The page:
Manuel Diaz Regueiro
The three works of art that I present attempt to show the amazing and
incredible results that can be achieved using mathematics, computer
programs developed for this purpose and professional 3d printers. This
time I have made three homages:
- To the mathematical beauty of the tetrahedra.
George Birkhoff defines beauty as order/complexity. Regueiro’s theorem is not really complicated to prove, but gives great order to calculate areas of a tetrahedron, so what led him to not be recognized for 50 years –to have easy demonstration- is one of the reasons for making it one of the most beautiful theorems of geometry (in my opinion, as the creator).
- To Seoul with Ying Yang 3D
- To Bridget Riley and his "Movement in Squares"
At first glance we see a net of rhombic triacontahedron in the
plane extended to a circular shape by adding diamonds. It has its
beauty. But the interior has its own beauty, mathematical
Indeed, several of the tetrahedral included in the figures, or even the whole work, satisfy that the squares of the areas of the triangular faces added with + or - signs come to zero.
It is actually another version of the 3d Pythagorean Theorem that I discovered 50 years ago (different from the trirectangular tetrahedron). In its anniversary, I want to rediscover it for everyone. It can be inferred that A ^ 2 + B ^ 2 = C ^ 2 + D ^ 2 and many similar formulas.
The yin and yang is a symbol of Korea, for which we all recognize this country. However, the Irish Book of Kells is full of these symbols, such as Galician triskele is present at the royal palace in Seoul. I think it is no coincidence, and it is not that Korea is one of the countries with megaliths. There is a kind of ancient historical connection between the Celtic countries and Korea. This work aims to strengthen or remember this connection. When making a 3D version I try to capture, through mathematics, three-dimensional version recalls the double mollusk shell, specifically the scallop, symbol of the Way of St. James. Its symmetry, however, makes it impossible to exist in the real world. A parametric surface with simple equations.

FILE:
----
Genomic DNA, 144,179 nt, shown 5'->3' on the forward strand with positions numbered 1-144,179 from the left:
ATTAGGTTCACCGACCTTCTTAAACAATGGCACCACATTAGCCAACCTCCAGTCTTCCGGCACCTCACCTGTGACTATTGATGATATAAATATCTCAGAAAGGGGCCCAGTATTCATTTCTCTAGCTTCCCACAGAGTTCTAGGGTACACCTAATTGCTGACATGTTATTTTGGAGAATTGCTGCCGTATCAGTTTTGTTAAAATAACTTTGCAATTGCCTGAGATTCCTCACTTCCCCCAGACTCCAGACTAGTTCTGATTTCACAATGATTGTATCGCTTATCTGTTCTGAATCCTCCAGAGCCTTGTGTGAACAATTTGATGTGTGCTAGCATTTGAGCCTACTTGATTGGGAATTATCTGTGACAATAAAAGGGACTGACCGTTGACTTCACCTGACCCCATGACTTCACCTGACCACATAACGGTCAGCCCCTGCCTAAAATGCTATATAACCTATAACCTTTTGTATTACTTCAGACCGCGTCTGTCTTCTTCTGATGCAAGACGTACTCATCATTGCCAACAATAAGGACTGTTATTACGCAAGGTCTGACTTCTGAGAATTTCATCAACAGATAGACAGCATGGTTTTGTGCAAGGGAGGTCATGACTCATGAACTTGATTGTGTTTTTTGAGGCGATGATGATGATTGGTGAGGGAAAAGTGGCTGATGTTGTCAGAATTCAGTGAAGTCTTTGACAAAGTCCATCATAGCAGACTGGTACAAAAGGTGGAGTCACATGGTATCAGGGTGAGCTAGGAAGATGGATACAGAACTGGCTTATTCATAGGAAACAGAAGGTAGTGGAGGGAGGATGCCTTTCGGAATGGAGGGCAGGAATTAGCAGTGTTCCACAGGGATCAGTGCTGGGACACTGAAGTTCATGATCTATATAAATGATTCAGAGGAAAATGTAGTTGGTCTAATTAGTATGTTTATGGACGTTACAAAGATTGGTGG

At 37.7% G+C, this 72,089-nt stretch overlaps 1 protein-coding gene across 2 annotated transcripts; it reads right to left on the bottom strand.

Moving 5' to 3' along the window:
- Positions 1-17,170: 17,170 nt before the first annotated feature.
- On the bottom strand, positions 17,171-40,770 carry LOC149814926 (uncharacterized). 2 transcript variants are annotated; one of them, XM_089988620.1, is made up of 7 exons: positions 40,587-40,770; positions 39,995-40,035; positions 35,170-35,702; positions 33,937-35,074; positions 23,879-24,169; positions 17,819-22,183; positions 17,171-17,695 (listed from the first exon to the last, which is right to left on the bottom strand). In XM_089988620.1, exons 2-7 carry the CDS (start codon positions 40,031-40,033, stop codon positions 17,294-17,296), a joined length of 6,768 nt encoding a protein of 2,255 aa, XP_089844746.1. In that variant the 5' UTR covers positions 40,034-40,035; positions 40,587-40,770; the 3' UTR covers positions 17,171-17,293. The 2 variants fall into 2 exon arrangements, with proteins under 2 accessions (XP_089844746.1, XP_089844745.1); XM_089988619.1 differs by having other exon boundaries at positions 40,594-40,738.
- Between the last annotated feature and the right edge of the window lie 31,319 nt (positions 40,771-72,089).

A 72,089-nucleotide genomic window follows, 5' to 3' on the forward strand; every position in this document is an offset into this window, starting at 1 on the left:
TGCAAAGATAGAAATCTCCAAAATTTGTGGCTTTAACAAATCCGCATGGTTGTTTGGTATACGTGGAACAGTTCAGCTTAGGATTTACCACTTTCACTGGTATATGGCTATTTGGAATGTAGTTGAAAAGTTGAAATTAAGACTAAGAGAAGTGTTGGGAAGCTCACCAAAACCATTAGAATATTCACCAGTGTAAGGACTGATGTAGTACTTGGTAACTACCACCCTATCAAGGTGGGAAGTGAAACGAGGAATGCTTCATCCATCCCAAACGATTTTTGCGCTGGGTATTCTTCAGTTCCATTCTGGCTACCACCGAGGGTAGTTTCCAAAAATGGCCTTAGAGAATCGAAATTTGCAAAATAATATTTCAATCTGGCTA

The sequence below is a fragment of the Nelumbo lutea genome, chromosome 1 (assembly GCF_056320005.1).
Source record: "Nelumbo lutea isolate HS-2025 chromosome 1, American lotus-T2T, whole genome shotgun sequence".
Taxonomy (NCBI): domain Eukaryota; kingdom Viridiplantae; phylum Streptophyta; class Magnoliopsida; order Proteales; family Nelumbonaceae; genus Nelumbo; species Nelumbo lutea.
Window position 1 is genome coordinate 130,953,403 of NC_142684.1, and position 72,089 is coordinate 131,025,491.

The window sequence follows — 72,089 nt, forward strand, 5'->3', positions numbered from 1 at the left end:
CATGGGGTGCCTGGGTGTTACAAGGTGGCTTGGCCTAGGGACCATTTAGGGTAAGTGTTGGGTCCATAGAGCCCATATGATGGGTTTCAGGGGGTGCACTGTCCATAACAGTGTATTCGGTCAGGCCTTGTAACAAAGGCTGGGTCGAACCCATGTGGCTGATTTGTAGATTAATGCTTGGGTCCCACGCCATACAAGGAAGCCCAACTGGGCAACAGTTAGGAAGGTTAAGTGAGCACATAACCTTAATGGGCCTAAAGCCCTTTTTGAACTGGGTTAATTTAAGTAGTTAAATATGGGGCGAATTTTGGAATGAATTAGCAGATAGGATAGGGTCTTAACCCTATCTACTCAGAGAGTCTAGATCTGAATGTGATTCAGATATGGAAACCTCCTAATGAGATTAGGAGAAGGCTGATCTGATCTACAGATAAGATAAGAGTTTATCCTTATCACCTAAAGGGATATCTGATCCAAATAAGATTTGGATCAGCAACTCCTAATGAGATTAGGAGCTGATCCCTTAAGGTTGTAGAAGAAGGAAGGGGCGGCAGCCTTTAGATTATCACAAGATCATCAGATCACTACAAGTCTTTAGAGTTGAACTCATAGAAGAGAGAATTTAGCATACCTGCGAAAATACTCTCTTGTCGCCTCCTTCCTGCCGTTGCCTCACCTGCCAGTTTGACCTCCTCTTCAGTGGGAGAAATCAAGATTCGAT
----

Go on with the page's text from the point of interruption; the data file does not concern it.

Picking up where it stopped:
From "Movement in Squares", the work of Riley, to "Squares in Movement". Riley 's artwork inspires the computer program that evolves over time . This program is governed from a Leap Motion and /or an Arduino. Thus, the number of works of art generated, similar to Riley style, are very numerous, and the image of the display shows a composition with some of them. You can imagine these images produced by the evolution of an initial image through paths and unexpected movements. This work is also inspired by the Paris exhibition Dynamo in 2013, in which there were many works involving kinetics made by Riley. In fact, the works not only seem to move, but move over time, evolve and interact with sensors such as Leap Motion or Arduino buttons.